Ithaca is finally experiencing sunny days, and normally the warmer weather paired with the end of the spring semester results in student festivities like Kendall Day.
In an email sent to students April 14, Rosanna Ferro, vice president for student affairs and campus life, reminded the Ithaca College community that mass gatherings are prohibited, according to the Ithaca College Community Agreement. Instead of participating in end-of-the-year gatherings like Kendall Day, the college is encouraging smaller gatherings with a student’s “Bomber Bubble” — or the small group a student has been interacting with throughout the semester.
Usually, the weekend before finals, students gather on Kendall Avenue, off of Pennsylvania Avenue, at large outdoor house parties. Police officers patrol the streets to keep students in check but do not prevent the event from happening. This year, the event would fall on May 8.
A few consequences of a COVID-19 outbreak related to a mass gathering could be a cancellation of an in-person commencement or senior week, delayed move out at the end of the semester, a potential to overwhelm the health care systems and student conduct violations rising to the level of suspension, Ferro said in the email.
An Intercom announcement posted April 16 by Eileen Harrington Roth, off-campus community coordinator, calls for volunteers to patrol Pennsylvania Avenue and Kendall Avenue May 8 in two-hour-long shifts. Volunteers will be required to attend training a week prior to the event. They are asked to engage with students who appear to be headed toward any Kendall Day celebrations and inform them the event is not happening.
“We want students to still, as much as possible, have a normal senior experience while also balancing that we do need to maintain low numbers in Tompkins County and not overwhelm our hospitals,” Roth said.
Students will be encouraged to head back to their on-campus residence or apartment. Volunteers will encourage participation in alternate activities on campus and in the local area.
Roth said the college is advertising a Celebrate Smart campaign on the off-campus Instagram page. One post recommends that students rent a bike from Ithaca Bike Rental, hike local trails or get a celebration dinner on Aurora Street.
Senior Jocelyn Pawcio, who lives on Pennsylvania Avenue, said the restrictions ensure the safety of the school and the community.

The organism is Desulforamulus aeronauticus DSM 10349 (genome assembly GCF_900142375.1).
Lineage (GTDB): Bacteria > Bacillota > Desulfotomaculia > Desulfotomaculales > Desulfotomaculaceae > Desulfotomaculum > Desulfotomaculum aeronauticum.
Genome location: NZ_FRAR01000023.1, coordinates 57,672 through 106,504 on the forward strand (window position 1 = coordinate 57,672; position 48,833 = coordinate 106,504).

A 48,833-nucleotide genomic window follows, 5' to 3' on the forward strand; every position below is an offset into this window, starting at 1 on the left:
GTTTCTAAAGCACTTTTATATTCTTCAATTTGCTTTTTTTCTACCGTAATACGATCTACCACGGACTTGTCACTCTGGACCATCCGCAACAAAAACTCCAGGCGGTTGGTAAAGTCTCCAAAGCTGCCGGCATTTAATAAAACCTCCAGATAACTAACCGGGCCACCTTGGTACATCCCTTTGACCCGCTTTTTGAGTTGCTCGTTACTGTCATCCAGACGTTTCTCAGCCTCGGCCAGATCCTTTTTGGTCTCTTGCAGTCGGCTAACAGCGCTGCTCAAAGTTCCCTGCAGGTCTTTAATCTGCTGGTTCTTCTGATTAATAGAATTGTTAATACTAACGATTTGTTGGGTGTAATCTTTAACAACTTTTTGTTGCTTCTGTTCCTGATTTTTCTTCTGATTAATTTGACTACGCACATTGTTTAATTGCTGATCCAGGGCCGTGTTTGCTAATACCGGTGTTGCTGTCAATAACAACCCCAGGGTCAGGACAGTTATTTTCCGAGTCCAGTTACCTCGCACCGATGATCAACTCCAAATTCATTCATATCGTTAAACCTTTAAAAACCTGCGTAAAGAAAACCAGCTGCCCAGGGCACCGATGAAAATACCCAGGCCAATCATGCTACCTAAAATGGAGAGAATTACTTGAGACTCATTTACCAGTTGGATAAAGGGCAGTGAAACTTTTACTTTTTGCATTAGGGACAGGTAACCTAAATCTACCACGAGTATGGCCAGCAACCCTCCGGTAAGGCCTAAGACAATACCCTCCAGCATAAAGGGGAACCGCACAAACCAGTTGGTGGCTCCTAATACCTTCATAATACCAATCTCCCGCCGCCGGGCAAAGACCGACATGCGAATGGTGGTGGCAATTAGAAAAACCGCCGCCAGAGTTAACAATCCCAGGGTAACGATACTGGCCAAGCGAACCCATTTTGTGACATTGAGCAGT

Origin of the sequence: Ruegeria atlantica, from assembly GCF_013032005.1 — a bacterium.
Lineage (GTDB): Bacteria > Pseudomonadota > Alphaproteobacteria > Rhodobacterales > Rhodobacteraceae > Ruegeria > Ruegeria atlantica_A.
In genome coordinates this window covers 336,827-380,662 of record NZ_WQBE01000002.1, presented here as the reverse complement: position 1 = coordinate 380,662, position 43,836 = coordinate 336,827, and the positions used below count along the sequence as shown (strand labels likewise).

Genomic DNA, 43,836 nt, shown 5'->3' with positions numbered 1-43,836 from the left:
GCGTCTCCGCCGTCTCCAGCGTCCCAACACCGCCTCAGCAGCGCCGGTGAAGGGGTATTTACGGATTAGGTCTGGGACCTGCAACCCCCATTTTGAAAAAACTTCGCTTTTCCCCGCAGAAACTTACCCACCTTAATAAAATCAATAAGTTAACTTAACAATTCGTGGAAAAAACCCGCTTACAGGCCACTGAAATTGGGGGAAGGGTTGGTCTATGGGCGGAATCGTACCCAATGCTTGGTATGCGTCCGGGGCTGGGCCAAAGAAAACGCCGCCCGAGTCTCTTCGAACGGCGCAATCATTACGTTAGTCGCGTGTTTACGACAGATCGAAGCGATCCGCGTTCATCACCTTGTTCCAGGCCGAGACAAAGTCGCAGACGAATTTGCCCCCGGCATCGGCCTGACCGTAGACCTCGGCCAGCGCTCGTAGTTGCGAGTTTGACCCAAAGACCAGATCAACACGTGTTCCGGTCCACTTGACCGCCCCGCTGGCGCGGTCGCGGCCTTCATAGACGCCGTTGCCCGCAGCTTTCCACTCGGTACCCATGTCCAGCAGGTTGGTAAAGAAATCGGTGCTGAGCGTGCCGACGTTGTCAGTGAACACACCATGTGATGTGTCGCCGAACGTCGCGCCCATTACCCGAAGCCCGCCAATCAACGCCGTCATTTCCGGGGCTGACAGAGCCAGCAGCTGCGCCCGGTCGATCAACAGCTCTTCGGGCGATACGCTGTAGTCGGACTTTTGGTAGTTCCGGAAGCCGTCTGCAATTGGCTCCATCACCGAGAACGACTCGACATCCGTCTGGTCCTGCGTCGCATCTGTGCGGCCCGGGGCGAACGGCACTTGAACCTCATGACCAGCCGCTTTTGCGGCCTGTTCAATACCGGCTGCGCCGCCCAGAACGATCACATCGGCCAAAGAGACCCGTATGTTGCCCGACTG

“While, yes, we do have people getting vaccinated, and already fully vaccinated, they still have to remain vigilant about all the public health measures,” she said.
Off-campus students were invited to a meeting at 6 p.m. April 20 to go over physical distancing in an outdoor space and safe alternatives to a mass gathering. The meeting provided information on how to limit uninvited outside visitors at one’s residence and who to contact if unwanted visitors refuse to leave one’s residence.
Pawcio said she understands the public health perspective as a Student Health Emergency Liaison but can see the student perspective as well.
“We’ve had so much taken away from us and this is something to be social and celebrate, but I think there’s also a safe way to go about it,” Pawcio said.
Senior Jackson Gallati, who lives on Coddington Road, said that he does not want to see commencement or senior week events canceled but that the college could be a bit more lenient. He said there is a safe way to celebrate Kendall Day, citing New York State Gov. Andrew Cuomo’s allowance of residential gatherings of up to 25 people and an increase in vaccinated individuals.
Starting April 19, every state expanded vaccine eligibility to anyone 16 and older. As of April 21, 37% of residents in Tompkins County have been fully vaccinated. This includes 75% of adults over 65 who have been fully vaccinated and 44% of people between 18 and 65 who have been fully vaccinated.
“College, I think, should be a space where you can safely experiment,” Gallati said. “That’s one of the biggest advantages of college, and I think that colleges should be catering to students having those experiences.”
Senior Dan Capodilupo, who lives on Kendall Avenue, said he is frustrated by the college’s restrictions.
“I just think it’s an overreach by them, and I don’t think they’re allowed to tell us how to do anything that isn’t on school property,” Capodilupo said. “I don’t pay the school to live on Kendall. I pay my landlord to live here, and my backyard, for the time being, is my property, so they don’t have the right to tell me to do anything.”
Roth said the college wants to support students to help them successfully celebrate the conclusion of the semester without posing a health risk.
“In the past, people have kind of just wandered down and kind of joined the party,” she said. “That’s an honest conversation if you are planning on having your Bomber Bubble over. How can we assist you in making sure that people don’t just kind of show up into your backyard and think it’s something that it’s not?”